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Following.


Happy New Year! Here it is, 2020 and the unknown possibilities awaiting us. Well, not entirely. Some of the year is plotted by the norms that escort us in the journey. You know, the four seasons, relatively predictable weather patterns, personal health, work, family routines, and the groups, organizations, people, political parties, church, and other interests that steer us along every day. There is a rhythm to it, perhaps a rut on occasion, unexpected twists and turns, and certainly many surprises along the way. Multiple factors will influence how the year turns out for each of us. Who, what, when, where, why, and how we follow will no doubt be one of them.


Let's run in some circles about following. You must know by now that following is a natural human inclination. The heart that drives our machinery is totally self-centered and we will naturally follow those interests that tickle our fancy in some manner. Though our inner control systems are usually wired for autonomy, we're social creatures and will align ourselves with affiliations and favorites that suit our needs or express our leanings. Selectivity options are complicated, far above my pay grade. Even in the more teachable moments we often choose to line up behind the wrong groups or people. I can still hear that recurring conversation with our dear mother, Esther Holmes. She wanted me to explain some weird decision or action---"Why in the world did you do that?". You know the deal. Because everybody's doing it. So, we like to have it our way until the lure of others detours us into some bad decision making.


Good grief, how many times do mere mortals tell me they will follow their own hearts in making mature decisions and choosing adult behavior paths. We're usually a little naive in this follow my own heart thing. Scripture defines every detail of human nature and the heart is suspect throughout. Old Testament Prophet Jeremiah wrote, "The heart is deceitful above all things, and beyond cure. Who can understand it?" (Jeremiah 17: 9, NIV). This truth is perhaps why Solomon was inspired to write, "Above all else, guard your heart, for it is the wellspring of life" (Proverbs 4:23, NIV). The heart is the housing of our desires and wishes and is therefore the ignition point of our egocentric ways. More than anything else, it may be the reason we need to learn the spiritual disciplines that develop and mature our following instincts. There are times, more than we'd like to admit, when our hearts take wrong turns.


We can debate the many issues of the Christian life but there's little argument that it is first and foremost about following Christ. Christians are, at the most basic level, Christ followers. Our denominations and sub-groups define the rubrics of being followers in a variety of ways, the disciplines of faith and practice. All too often we slip to the edges of belief and transfer our trust to to these ways, following systems more than clearly identifying with him. There's no doubt that the spiritual disciplines of Bible study, prayer, worship, fellowship, service, and sharing faith help us maintain focus as followers. But, they can become mechanical as well and following Christ isn't essentially about our performance of them. Following Christ is superimposing his example over every life dimension. It is being like him. And, it's not, at least in my limited opinion, a matter of speculation, the question "what would Jesus do?" Following Jesus is more certain and exact. The real question for me is , "what did Jesus do?"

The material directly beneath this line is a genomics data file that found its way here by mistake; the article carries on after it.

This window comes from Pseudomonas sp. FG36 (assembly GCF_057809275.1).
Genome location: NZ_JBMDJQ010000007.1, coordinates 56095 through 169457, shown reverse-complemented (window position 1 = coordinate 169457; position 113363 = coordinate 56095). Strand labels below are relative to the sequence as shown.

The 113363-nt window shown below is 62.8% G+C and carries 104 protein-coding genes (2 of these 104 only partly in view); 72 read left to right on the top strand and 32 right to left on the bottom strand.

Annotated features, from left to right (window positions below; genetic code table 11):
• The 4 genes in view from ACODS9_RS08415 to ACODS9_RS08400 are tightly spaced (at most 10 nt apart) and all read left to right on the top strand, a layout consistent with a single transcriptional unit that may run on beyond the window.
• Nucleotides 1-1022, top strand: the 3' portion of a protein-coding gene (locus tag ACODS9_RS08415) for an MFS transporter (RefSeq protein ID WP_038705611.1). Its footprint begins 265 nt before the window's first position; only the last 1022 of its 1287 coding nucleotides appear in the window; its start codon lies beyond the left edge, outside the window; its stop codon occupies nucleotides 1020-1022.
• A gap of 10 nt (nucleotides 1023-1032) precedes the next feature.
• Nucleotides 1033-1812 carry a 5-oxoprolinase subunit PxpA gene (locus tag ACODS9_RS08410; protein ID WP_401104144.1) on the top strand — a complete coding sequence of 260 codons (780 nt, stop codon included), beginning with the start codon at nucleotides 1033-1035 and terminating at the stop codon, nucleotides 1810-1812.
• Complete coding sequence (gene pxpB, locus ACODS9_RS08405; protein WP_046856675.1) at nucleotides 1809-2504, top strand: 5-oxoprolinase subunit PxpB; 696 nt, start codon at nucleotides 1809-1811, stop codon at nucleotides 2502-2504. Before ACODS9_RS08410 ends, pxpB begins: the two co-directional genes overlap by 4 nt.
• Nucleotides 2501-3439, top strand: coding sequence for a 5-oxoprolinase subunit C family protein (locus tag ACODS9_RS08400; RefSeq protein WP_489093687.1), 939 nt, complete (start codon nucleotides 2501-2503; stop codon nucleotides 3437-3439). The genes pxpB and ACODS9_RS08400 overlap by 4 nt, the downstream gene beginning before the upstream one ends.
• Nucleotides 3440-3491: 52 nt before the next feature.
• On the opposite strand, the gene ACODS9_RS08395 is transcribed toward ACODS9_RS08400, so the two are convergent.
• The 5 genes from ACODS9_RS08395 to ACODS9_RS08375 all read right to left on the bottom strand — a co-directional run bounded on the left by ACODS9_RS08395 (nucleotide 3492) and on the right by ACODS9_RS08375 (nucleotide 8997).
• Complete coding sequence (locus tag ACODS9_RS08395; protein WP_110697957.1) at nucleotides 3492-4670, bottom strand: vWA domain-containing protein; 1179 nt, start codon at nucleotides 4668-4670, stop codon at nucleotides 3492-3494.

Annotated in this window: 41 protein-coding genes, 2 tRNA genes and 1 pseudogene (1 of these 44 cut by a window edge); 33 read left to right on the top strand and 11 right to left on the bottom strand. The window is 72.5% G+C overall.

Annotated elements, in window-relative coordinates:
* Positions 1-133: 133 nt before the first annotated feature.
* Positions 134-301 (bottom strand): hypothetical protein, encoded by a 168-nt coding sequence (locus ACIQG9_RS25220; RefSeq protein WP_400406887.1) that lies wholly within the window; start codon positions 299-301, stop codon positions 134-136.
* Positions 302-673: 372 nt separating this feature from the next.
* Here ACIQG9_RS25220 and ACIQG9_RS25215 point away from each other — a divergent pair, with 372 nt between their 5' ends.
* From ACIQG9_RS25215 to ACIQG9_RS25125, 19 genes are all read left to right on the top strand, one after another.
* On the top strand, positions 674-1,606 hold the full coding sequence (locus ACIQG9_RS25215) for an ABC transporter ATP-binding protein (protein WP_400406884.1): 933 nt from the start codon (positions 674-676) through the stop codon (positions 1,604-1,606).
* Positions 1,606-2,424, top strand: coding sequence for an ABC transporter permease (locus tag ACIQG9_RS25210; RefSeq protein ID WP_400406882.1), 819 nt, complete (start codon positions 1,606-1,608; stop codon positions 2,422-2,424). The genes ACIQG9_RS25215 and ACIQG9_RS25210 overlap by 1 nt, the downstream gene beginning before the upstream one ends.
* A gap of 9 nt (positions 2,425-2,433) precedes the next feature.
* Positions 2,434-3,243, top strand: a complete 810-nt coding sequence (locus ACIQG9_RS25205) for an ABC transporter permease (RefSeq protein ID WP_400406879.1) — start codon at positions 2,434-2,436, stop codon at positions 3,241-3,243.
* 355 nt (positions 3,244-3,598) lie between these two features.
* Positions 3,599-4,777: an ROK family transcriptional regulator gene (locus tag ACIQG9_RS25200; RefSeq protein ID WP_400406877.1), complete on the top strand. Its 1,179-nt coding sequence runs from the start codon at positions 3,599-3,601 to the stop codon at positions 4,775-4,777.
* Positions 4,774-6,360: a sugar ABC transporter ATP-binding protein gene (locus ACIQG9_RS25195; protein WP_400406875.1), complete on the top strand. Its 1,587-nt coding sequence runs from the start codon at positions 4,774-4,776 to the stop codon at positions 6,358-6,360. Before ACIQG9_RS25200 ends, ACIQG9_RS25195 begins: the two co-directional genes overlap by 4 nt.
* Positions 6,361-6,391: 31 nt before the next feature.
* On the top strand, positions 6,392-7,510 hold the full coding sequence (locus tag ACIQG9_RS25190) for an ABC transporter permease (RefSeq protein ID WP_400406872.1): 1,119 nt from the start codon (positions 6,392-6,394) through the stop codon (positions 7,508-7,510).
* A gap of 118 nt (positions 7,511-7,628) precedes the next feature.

It's the invitation that punctuates the Gospels so vividly and so often: "Follow me...". He spoke it to his closest intimates and to the crowds who gathered to hear his teaching. That same emphasis of following continued through the New Testament, usually with the contrasts of adhering to ancient Jewish practice, adopting the demonic and evil schemes of the mystery religions of that time, or seeking the approval of other people. Jesus never hinted that following him would be easy. He clearly said, "Whoever wants to be my disciple must deny themselves and take up their cross and follow me" (Matthew 18:24, NIV). And, of course, there are many other New Testament references about the nature of following him, too many to list in this space.


Following Christ is about patterning our lives according to his example. After washing his disciples feet during the last supper, he said to them, "I have set you an example that you should do as I have done to you" (John 13:15, NIV). Then he promised them, "Now that you know these things, you will be blessed if you do them" (John 13:17, NIV). And, that's the thing about entering this New Year. The decision to follow his example in 2020 as we stand in the starting blocks today gives us the promise of blessings during the year. His example can guide us to the finish lines of 2020.


Simon Peter echoed this thought when he wrote, "To this you were called, because Christ suffered for you, leaving you an example, that you should follow in his steps

(1 Peter 2:21, NIV). That is the essence of the Christian life, following Christ's example. Just imagine what life in our nation would be if the millions of people who identify themselves as Christians actually followed his example every day. More importantly, what would life be for me, and for you, if that was our decision as we enter this New Year? If he is truly my example, would there be as much unfinished business in 2020 as there was yesterday?


Happy New Year! Friday I'll briefly explain Jesus the finisher, and pray that I'll learn his five steps to the finish line in 2020.


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